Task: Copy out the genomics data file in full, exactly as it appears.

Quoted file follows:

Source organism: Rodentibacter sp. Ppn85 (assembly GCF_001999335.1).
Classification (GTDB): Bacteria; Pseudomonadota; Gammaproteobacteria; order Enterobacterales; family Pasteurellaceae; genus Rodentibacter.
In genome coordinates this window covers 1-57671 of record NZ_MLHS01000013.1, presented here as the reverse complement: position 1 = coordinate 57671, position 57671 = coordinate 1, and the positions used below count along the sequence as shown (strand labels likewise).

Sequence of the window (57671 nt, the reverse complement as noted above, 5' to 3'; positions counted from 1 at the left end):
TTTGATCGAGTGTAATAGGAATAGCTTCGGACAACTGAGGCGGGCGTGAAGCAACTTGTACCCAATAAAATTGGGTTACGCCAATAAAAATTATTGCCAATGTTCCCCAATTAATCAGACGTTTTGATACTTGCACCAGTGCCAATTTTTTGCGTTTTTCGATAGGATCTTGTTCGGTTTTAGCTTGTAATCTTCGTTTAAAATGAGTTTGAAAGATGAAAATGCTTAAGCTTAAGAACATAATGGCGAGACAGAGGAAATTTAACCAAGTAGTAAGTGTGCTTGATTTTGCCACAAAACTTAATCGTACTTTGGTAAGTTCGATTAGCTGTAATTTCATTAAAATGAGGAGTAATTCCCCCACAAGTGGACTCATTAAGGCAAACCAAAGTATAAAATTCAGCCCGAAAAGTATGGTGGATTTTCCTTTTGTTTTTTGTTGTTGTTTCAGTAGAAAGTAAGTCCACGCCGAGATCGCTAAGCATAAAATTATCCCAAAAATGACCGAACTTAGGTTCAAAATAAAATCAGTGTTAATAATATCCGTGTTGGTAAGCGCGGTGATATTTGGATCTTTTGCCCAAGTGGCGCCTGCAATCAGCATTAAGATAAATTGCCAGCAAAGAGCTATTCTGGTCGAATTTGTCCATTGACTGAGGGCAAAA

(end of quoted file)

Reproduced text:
Source organism: Rodentibacter sp. Ppn85 (assembly GCF_001999335.1).
Classification (GTDB): Bacteria; Pseudomonadota; Gammaproteobacteria; order Enterobacterales; family Pasteurellaceae; genus Rodentibacter.
In genome coordinates this window covers 1-57671 of record NZ_MLHS01000013.1, presented here as the reverse complement: position 1 = coordinate 57671, position 57671 = coordinate 1, and the positions used below count along the sequence as shown (strand labels likewise).

Sequence of the window (57671 nt, the reverse complement as noted above, 5' to 3'; positions counted from 1 at the left end):
TTTGATCGAGTGTAATAGGAATAGCTTCGGACAACTGAGGCGGGCGTGAAGCAACTTGTACCCAATAAAATTGGGTTACGCCAATAAAAATTATTGCCAATGTTCCCCAATTAATCAGACGTTTTGATACTTGCACCAGTGCCAATTTTTTGCGTTTTTCGATAGGATCTTGTTCGGTTTTAGCTTGTAATCTTCGTTTAAAATGAGTTTGAAAGATGAAAATGCTTAAGCTTAAGAACATAATGGCGAGACAGAGGAAATTTAACCAAGTAGTAAGTGTGCTTGATTTTGCCACAAAACTTAATCGTACTTTGGTAAGTTCGATTAGCTGTAATTTCATTAAAATGAGGAGTAATTCCCCCACAAGTGGACTCATTAAGGCAAACCAAAGTATAAAATTCAGCCCGAAAAGTATGGTGGATTTTCCTTTTGTTTTTTGTTGTTGTTTCAGTAGAAAGTAAGTCCACGCCGAGATCGCTAAGCATAAAATTATCCCAAAAATGACCGAACTTAGGTTCAAAATAAAATCAGTGTTAATAATATCCGTGTTGGTAAGCGCGGTGATATTTGGATCTTTTGCCCAAGTGGCGCCTGCAATCAGCATTAAGATAAATTGCCAGCAAAGAGCTATTCTGGTCGAATTTGTCCATTGACTGAGGGCAAAA